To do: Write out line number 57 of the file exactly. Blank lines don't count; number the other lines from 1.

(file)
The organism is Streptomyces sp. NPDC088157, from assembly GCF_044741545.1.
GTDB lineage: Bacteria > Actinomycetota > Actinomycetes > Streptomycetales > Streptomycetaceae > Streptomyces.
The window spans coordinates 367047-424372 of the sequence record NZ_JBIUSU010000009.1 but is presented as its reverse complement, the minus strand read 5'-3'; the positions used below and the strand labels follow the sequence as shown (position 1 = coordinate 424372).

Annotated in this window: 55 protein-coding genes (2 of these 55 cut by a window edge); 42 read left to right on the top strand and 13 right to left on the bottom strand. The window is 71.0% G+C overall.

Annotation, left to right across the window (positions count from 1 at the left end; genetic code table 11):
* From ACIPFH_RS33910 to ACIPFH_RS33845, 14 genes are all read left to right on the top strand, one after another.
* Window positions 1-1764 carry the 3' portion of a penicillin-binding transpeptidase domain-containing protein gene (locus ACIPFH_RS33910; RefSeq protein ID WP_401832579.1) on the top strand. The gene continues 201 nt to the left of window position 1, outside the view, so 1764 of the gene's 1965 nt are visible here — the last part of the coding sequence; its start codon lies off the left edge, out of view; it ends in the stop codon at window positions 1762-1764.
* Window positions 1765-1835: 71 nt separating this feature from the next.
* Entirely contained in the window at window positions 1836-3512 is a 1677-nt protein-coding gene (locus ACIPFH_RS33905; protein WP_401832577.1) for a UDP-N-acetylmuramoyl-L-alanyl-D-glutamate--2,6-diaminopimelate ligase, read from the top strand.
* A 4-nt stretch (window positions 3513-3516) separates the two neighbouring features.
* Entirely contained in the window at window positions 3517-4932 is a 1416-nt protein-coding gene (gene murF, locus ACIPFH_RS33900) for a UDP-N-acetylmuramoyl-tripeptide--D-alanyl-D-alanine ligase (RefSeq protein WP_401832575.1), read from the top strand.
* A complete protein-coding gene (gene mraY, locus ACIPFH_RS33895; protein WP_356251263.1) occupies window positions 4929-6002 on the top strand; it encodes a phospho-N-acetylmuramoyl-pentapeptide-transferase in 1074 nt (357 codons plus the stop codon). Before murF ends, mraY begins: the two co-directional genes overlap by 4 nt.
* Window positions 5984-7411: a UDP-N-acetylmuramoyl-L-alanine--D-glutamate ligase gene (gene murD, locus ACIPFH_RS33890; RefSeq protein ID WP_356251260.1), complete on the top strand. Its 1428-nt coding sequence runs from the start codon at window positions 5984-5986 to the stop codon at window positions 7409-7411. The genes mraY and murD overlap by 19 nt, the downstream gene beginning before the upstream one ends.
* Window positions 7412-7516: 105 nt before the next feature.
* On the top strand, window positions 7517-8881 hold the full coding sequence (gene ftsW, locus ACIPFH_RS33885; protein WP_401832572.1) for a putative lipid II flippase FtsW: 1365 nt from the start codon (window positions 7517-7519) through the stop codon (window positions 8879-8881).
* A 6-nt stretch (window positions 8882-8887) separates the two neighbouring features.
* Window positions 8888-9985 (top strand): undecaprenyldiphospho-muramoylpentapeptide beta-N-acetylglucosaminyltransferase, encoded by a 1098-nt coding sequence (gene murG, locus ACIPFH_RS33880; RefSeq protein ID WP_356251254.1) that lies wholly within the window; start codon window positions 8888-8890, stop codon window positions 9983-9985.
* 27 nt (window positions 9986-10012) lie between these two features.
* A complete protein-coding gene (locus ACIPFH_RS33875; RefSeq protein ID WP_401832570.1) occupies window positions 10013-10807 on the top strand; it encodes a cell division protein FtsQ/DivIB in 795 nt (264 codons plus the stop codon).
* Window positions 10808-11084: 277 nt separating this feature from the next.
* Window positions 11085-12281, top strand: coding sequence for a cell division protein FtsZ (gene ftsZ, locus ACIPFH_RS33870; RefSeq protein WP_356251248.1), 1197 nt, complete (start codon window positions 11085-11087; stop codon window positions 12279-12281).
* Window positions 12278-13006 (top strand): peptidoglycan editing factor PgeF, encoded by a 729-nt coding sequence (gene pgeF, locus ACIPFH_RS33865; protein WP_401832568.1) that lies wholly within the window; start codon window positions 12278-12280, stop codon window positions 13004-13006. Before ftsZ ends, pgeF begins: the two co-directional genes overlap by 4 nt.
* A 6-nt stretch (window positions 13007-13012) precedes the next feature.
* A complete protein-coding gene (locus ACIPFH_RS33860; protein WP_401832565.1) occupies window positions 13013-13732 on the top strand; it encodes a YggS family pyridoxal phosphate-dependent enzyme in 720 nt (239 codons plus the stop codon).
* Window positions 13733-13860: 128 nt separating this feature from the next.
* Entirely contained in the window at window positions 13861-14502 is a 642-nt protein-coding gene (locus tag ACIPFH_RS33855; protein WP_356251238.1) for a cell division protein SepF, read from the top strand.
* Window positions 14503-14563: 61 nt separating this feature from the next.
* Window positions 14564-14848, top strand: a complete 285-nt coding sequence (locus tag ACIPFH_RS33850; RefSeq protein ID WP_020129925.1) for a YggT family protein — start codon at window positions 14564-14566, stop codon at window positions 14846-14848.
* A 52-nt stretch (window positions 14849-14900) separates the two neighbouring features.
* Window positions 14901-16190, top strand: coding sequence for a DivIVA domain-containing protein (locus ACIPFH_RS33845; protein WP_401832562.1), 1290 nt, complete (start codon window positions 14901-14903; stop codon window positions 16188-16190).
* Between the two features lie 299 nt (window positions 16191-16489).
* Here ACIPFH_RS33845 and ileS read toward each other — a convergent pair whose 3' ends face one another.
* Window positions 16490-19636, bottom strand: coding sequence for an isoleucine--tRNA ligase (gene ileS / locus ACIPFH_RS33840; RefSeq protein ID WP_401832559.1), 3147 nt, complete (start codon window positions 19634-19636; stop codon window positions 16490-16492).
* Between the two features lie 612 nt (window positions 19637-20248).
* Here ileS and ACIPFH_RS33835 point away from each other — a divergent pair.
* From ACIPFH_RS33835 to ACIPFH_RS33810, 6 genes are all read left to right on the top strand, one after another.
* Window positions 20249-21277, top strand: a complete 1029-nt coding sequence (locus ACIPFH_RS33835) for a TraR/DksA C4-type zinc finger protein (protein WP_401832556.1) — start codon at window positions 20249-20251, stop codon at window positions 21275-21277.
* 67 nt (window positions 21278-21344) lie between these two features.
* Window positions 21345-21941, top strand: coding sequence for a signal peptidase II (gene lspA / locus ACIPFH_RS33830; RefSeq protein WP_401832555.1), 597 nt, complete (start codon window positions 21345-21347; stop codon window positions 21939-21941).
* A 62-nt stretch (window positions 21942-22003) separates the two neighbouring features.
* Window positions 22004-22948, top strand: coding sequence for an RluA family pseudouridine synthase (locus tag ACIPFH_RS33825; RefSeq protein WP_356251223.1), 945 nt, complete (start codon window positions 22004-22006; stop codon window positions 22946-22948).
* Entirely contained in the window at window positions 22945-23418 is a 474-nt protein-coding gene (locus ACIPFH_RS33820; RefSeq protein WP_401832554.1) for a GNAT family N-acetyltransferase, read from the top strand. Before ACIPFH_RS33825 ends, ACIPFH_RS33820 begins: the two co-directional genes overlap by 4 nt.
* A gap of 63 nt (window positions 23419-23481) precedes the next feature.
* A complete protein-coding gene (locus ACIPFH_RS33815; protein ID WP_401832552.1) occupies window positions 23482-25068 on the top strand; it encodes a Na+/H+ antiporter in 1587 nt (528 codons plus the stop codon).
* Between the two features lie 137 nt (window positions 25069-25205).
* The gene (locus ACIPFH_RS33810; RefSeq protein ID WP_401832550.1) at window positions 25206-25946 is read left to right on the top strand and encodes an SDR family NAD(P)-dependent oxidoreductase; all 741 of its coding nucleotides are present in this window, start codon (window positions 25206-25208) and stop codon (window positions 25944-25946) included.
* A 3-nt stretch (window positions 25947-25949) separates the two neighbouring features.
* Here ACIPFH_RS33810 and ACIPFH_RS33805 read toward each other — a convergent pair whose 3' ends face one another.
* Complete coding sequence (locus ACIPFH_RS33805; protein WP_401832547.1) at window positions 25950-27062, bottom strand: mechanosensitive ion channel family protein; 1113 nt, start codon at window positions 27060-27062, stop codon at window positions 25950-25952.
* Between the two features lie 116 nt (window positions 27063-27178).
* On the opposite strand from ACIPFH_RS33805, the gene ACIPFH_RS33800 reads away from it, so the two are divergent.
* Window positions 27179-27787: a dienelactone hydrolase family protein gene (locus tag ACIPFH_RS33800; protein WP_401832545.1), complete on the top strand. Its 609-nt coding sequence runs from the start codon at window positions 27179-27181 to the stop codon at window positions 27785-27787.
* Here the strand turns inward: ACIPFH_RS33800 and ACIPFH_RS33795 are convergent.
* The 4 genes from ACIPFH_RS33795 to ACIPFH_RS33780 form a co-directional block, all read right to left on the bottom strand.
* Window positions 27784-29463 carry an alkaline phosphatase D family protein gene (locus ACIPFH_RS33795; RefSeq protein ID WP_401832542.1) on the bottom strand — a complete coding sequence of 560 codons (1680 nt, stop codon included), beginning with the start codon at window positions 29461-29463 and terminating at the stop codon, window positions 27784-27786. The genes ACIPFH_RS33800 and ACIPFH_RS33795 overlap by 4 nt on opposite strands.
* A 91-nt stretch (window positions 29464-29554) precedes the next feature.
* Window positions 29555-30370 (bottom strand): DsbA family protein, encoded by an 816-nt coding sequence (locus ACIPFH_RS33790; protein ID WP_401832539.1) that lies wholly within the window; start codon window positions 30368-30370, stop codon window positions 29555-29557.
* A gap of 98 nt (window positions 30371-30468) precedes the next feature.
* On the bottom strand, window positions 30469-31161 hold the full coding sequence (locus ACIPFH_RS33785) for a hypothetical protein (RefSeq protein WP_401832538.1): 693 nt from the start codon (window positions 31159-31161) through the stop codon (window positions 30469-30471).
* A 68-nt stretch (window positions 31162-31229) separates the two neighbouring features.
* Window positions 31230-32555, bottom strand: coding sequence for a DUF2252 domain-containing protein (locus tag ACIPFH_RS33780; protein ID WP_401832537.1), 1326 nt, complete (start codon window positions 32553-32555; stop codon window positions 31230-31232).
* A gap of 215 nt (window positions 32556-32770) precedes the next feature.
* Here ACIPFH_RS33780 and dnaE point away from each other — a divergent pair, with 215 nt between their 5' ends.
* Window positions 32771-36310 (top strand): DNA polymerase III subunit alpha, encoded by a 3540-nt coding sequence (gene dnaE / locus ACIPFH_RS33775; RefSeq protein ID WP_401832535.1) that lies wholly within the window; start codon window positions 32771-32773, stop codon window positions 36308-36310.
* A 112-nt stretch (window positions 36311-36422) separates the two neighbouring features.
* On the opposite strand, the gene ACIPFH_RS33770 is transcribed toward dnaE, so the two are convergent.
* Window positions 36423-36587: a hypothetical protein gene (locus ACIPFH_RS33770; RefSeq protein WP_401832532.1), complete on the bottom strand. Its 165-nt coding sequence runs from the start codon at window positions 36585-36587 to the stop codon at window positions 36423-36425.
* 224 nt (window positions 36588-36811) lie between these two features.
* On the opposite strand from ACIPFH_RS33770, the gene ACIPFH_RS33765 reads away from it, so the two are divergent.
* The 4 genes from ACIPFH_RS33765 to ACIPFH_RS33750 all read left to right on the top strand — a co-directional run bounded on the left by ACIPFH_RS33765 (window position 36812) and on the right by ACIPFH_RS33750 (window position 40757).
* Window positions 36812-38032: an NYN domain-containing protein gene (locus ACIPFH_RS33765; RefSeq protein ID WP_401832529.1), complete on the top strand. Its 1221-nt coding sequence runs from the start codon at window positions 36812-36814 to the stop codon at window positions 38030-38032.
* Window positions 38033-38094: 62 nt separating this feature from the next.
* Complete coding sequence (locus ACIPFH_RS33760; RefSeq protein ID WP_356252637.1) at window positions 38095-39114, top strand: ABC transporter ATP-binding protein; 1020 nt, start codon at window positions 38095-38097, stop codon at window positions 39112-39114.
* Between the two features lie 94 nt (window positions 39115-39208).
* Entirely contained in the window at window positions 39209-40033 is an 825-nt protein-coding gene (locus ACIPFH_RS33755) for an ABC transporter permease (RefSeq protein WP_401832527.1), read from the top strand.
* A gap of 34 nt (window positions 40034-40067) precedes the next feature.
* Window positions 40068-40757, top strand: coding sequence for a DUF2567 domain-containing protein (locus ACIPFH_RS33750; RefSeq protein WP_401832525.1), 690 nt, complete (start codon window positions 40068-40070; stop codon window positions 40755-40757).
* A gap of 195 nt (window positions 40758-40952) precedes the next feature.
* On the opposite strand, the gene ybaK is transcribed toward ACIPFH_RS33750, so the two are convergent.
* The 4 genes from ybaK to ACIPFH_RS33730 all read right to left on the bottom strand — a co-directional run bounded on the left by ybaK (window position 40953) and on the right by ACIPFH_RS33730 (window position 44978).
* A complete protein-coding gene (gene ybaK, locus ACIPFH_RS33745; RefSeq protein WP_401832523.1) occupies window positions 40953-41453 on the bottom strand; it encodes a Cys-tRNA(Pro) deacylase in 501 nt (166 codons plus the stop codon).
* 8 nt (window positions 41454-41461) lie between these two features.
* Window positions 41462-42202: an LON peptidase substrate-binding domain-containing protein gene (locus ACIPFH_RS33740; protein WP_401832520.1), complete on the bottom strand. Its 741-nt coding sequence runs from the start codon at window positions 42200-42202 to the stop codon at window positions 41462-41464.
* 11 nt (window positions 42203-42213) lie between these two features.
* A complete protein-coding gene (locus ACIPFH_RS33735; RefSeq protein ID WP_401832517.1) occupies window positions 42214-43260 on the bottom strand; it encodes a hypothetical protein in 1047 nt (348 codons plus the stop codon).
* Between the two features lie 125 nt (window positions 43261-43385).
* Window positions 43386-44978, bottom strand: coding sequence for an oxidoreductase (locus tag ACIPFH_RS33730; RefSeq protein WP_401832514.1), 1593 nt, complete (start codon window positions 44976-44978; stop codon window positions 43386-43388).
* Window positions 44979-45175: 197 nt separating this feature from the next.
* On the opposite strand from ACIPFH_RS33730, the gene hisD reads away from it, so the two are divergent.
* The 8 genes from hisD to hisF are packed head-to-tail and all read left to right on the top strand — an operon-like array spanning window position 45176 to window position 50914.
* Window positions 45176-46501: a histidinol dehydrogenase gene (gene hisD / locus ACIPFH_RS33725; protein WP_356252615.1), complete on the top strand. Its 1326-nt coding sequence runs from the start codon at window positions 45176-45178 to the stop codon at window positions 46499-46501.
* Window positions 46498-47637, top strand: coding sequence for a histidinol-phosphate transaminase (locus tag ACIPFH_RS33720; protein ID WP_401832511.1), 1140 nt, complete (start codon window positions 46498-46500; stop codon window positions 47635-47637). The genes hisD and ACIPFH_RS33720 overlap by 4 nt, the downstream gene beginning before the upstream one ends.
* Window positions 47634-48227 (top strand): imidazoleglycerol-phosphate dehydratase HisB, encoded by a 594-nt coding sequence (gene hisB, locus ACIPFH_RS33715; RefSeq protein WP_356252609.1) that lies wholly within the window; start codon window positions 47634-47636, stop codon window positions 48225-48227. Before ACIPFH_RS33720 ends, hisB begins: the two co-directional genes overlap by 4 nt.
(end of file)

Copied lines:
* Window positions 29555-30370 (bottom strand): DsbA family protein, encoded by an 816-nt coding sequence (locus ACIPFH_RS33790; protein ID WP_401832539.1) that lies wholly within the window; start codon window positions 30368-30370, stop codon window positions 29555-29557.